With the (English) publication of ‘Capital in the Twenty-First Century’ Thomas Piketty has burst from relative obscurity onto the main stage. Crowned by the Financial Times as the new ‘rockstar’ economist he has seen his book sell out on Amazon, presented to crammed auditoriums across the globe (I experienced this, pushed up against a red hot light bulb at King’s College last Wednesday), and been interviewed by Paxman on Newsnight.
So, who is he? What has he got to say? And what lessons might it have for environmental campaigners?
Who is Piketty?
Thomas Piketty is a French economist, renowned for his work on inequality. As far as economists go he is now a pretty big deal (low bar, I know).
What has he got to say?
In a sentence:
In a market-capitalist system, inequality doesn’t decrease as the world gets richer, it gets worse (and he has centuries of data to prove it).
In a little more detail:
The already wealthy predominantly rely on capital returns (money earned from their ownership of financial assets, property, land, etc.) to increase their fortune; the not so wealthy and poor are more reliant on incomes paid to them by their employer.
In market-capitalist societies the rate of return on so called ‘capital’ has on average been higher than the growth rate of the economy.
This has led to wealth growing at a faster rate than incomes, leading to increased inequality.
There is nothing in the historical trends to suggest (non-withstanding anomalous extreme social shocks such as the cumulative period of WW1, WW2 and the Great Depression) that inequality will not continue to increase indefinitely, heralding the return of an 18th century style economy, where those with wealth are for the most part those lucky enough to inherit it.
If you are still scratching your head, I would heartily recommend watching the following Newsnight explanatory video:
Why, as environmentalists, should we care?
One pretty big reason:
The wealthier you are, the more disproportionate your hold over the political process. This is something that Ezra Klein has referred to as the ‘doom loop of oligarchy’: more wealth buys you more political power, which buys you more wealth, which buys you more political power, and so on.
The sad, and ironic, thing is that one of the possible exogenous shocks that could halt the general trend of increasing disparity between those reliant on wealth and those reliant on income is some form of climate disaster. This would wipe out a large amount of the wealth in a manner similar to WW1 and 2 (and potentially a load of people with it).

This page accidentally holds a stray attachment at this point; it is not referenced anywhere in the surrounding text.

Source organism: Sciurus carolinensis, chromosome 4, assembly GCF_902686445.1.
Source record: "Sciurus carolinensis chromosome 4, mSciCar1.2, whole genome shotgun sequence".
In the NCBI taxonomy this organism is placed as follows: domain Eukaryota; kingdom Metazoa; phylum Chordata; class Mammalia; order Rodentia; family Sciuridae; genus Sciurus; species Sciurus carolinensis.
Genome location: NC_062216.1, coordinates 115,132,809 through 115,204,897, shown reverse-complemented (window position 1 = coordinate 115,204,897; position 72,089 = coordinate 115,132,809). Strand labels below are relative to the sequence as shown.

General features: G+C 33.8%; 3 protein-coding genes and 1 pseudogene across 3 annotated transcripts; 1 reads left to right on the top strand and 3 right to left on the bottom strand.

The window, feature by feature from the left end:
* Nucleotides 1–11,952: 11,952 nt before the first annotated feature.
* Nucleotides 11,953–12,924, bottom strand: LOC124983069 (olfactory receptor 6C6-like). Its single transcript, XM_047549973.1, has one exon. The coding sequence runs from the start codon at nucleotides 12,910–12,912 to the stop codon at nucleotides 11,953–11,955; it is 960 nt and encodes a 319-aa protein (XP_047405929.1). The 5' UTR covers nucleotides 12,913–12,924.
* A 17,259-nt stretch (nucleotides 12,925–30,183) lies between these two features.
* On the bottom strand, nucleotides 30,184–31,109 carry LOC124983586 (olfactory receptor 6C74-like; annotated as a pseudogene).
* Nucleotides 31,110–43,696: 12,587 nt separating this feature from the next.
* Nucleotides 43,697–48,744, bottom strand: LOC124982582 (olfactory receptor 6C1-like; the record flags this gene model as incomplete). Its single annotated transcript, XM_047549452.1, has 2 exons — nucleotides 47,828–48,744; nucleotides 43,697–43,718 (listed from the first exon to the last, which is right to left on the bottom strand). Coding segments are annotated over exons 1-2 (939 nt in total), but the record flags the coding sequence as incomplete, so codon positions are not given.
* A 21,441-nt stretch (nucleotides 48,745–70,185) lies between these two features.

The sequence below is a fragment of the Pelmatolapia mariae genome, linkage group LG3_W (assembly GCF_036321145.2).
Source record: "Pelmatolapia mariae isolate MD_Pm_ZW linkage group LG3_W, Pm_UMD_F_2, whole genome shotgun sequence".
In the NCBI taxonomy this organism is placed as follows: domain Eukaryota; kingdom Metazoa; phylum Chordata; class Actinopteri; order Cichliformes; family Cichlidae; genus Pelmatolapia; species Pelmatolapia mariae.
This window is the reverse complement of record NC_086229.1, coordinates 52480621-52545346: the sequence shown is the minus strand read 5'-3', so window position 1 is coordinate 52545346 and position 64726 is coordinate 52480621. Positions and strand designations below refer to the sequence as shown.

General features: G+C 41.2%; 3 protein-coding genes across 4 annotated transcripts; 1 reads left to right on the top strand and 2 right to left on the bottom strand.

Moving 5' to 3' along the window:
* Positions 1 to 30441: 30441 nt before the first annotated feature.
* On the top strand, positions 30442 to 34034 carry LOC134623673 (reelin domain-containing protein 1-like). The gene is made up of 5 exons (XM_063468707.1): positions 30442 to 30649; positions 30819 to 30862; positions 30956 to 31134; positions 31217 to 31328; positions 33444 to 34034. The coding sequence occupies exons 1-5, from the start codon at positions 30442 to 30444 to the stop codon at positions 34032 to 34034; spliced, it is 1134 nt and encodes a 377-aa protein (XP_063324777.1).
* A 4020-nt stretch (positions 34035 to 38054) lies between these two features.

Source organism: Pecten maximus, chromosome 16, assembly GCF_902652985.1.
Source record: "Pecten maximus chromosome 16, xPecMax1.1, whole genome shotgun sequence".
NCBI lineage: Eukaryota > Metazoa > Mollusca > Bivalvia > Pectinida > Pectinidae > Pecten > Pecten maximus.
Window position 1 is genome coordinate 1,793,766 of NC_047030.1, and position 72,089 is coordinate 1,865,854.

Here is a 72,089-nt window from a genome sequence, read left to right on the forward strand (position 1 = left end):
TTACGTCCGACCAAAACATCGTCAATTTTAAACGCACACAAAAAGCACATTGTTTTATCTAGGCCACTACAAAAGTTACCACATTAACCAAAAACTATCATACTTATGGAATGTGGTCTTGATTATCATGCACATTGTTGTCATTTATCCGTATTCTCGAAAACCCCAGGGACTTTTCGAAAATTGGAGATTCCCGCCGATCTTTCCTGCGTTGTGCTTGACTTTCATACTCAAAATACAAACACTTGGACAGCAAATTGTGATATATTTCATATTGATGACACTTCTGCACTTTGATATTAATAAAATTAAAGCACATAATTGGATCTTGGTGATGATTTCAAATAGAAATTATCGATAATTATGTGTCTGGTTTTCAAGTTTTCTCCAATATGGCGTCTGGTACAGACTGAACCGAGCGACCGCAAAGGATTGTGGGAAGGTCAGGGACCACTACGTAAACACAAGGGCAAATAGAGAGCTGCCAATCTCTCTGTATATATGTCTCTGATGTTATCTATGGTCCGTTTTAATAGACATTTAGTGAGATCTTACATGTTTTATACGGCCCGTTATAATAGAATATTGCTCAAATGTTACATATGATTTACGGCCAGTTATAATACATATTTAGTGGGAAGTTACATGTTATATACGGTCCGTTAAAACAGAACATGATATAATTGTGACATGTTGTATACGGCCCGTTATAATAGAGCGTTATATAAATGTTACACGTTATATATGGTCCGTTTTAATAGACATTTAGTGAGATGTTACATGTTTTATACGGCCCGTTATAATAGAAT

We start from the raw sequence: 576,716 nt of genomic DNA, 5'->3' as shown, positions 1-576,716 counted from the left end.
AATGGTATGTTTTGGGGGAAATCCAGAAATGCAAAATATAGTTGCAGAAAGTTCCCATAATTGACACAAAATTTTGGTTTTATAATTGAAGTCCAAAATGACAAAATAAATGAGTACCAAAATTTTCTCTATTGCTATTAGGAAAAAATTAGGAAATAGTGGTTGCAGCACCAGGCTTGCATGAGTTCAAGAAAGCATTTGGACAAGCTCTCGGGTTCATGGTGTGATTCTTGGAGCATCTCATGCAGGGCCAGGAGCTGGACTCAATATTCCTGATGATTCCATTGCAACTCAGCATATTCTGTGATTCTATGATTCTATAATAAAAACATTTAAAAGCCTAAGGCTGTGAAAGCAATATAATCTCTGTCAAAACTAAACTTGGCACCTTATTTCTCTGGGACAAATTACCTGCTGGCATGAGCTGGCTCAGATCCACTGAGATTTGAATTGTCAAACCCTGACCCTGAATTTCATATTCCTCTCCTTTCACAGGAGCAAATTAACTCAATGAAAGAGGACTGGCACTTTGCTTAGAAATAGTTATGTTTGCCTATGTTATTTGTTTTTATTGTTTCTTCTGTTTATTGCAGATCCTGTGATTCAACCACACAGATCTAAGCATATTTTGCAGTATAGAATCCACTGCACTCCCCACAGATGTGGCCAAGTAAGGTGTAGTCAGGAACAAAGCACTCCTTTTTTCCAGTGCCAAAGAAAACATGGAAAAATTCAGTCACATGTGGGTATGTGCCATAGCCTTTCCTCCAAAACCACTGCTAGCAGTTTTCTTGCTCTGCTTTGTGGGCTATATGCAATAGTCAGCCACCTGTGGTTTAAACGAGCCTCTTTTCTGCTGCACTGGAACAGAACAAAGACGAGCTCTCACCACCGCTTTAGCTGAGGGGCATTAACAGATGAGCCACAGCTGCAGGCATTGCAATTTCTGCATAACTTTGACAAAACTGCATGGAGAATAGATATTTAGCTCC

Why is this ironic?
Well, a significant proportion of this wealth, or capital, is held in stocks or bonds of extractive companies and known contributors to climate change. This means that any push to combat climate change, and to encourage divestment from fossil fuels, is also a push against inequality where we are asking the wealthy to give up (or at least reallocate) some of their wealth. In both cases we are asking elites, and the politicians they unduly influence, to abandon their myopia and act for the greater good of everyone.
What can be done?
Piketty himself has proposed one ambitious policy solution: a global progressive tax on net wealth. Whilst this may feel far removed from the standard playing field of the environmental campaigner it is certainly something to think about. So long as inequality of wealth (often with a vested interest in maintaining the fossil fuel dependent status quo, at least in the short term) equates to inequality of power, it remains difficult to get the change we so urgently need, delivered in a timeframe the planet requires.
Now his solution may seem improbable; if the elite already have a disproportionate hold over our politics, why would they ever consent to a law being passed weakening that hold? But what other solutions are there?
The classic liberal answer would be that we just need more growth (surprise!). If everyone’s incomes rise more quickly, relative to the returns on invested wealth, then the gap closes and the problem is solved, right? In practice, probably not. Piketty demonstrates that high levels of growth are a historical anomaly, largely driven by the relatively recent massive increase in world population, and should in no way be considered the norm. Additionally, from a sustainability perspective, the quest for more growth at any cost is a really great way to knacker the planet. We need better growth, not more growth (if any at all).
As is Piketty’s central point, wealth is largely concentrated in the hands of a relatively small number of elites (Pension Funds only hold ~20% of total capital). So maybe the answer is to improve access to capital. Higher rates of return (relative to growth) wouldn’t be a problem if the benefits were spread more widely across the population. This is notoriously difficult to achieve (Thatcher’s ‘ownership society’ being a case in point), yet policies that promote community energy ownership and food sovereignty would certainly go some way towards addressing the imbalances (as well as being great from a sustainability perspective).
I want to finish by referencing a recent article by Naomi Klein, in which she eloquently sets out the thesis that just maybe the capitalist system that we live in has left us ill-equipped to deal with the perils of climate change. The changes we need are drastic, off trend and in-essence countercultural. Piketty’s work taken in this context is timely, it is further confirmation that the system is broken and that it is not enough to continue the way we have. The challenge now is not to fix it, it is to reinvent it entirely.
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